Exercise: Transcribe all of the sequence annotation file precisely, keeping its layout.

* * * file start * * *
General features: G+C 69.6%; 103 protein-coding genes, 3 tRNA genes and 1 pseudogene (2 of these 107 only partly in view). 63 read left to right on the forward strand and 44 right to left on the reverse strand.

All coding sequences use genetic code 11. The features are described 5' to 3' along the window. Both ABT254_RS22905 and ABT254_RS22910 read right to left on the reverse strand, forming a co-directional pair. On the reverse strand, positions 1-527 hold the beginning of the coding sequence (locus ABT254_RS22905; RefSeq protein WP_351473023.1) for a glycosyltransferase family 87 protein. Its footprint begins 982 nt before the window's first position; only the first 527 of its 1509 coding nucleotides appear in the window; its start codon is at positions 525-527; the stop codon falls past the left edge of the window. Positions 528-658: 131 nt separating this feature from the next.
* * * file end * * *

General features: G+C 69.6%; 103 protein-coding genes, 3 tRNA genes and 1 pseudogene (2 of these 107 only partly in view). 63 read left to right on the forward strand and 44 right to left on the reverse strand.

All coding sequences use genetic code 11. The features are described 5' to 3' along the window. Both ABT254_RS22905 and ABT254_RS22910 read right to left on the reverse strand, forming a co-directional pair. On the reverse strand, positions 1-527 hold the beginning of the coding sequence (locus ABT254_RS22905; RefSeq protein WP_351473023.1) for a glycosyltransferase family 87 protein. Its footprint begins 982 nt before the window's first position; only the first 527 of its 1509 coding nucleotides appear in the window; its start codon is at positions 525-527; the stop codon falls past the left edge of the window. Positions 528-658: 131 nt separating this feature from the next.